To quantify the differences among the reactions, the results are expressed in terms of the number of amplification cycles carried out until the fluorescence exceeded an arbitrary fluorescence level (AFL). The AFL was chosen close to the baseline fluorescence level, but above the range of random fluctuations in the measured fluorescence, so that the reaction kinetics were measured during the geometric growth phase of the amplification. Accumulation of amplified product in later cycles inhibits the reaction and eventually leads to a reaction plateau.

The kinetic PCR results are summarised in the table below. Each value for amplifications of 20 or 200 copies of target template represents an average of five replicate amplifications, with the exception of amplifications using benzylated primers and 20 copies of target, which represent an average of four replicates. Each value for amplifications without template represents an average of eight replicates.

Two out of the eight replicates of amplifications using benzylated primers with no target present did not result in primer dimer formation by the end of the 46 cycles. The average of the remaining six amplifications is shown, which represents an average conditioned on primer dimer being formed. The conditional average is not comparable to the other values shown because of the deleted data.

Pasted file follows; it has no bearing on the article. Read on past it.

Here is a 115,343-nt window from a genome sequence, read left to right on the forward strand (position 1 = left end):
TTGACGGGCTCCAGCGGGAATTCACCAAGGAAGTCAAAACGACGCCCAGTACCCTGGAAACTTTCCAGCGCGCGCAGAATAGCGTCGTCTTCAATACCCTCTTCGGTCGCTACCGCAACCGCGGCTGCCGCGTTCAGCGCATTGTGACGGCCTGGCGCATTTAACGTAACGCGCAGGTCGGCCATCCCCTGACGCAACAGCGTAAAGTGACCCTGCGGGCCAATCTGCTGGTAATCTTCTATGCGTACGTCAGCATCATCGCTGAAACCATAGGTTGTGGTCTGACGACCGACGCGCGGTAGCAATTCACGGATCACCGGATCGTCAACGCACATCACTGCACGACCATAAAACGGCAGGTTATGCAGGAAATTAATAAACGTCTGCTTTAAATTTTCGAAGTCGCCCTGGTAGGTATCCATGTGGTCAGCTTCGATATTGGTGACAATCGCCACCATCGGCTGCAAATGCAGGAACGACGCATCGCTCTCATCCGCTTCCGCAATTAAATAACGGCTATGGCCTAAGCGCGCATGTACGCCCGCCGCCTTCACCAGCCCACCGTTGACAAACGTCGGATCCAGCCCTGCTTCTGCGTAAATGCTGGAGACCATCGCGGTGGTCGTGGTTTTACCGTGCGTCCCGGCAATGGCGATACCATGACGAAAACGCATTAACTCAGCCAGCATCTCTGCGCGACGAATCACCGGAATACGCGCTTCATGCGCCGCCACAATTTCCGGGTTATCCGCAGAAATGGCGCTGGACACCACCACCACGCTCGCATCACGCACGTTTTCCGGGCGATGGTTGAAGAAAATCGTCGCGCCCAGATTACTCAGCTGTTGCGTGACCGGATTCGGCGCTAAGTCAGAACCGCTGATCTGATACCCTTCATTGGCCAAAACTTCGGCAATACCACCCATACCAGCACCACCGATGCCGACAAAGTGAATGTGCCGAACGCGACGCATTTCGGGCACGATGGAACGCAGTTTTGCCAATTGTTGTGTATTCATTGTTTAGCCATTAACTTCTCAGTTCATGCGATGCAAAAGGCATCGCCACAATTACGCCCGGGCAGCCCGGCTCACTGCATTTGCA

Cycles to Reach AFL

______________________________________    Target copy numberPrimer     0           20      200______________________________________unmodified 35          36      34  methyl 39 38 36  nitrobenzyl 43 40 37  benzyl (43*) 41 37______________________________________ *2/8 showed no primer dimer formation

The data indicate that the modified primers apparently delay the amplification of target nucleic acid such that the AFL is reached several cycles later. The delay did not correspond to a reduction in the final yield of specific amplification product. All amplifications of target nucleic acid were observed to reach a plateau within the 46 cycles used in the experiment and, as evidenced by the corresponding data from the gel electrophoretic analysis, the final yield was increased using the modified primers.

The data indicate that the delay in the formation of primer dimer was significantly greater than the delay in the amplification of target. The benificial effect of the primers is most clearly seen comparing target-free amplifications and amplifications of 200 copies of template. Using unmodified primers, the increase in fluorescence to the AFL occured only one cycle later in amplifications without target, which indicates that amplification of target would be difficult to distinguish from the formation of primer dimer. In contrast, using modified primers, the increase in fluorescence due to primer dimer occured at least three cycles later and, using the benzylated primers, occured at least 6 cycles later, if it occured at all. Thus, target amplification could be detected and distinguished from the formation of primer dimer.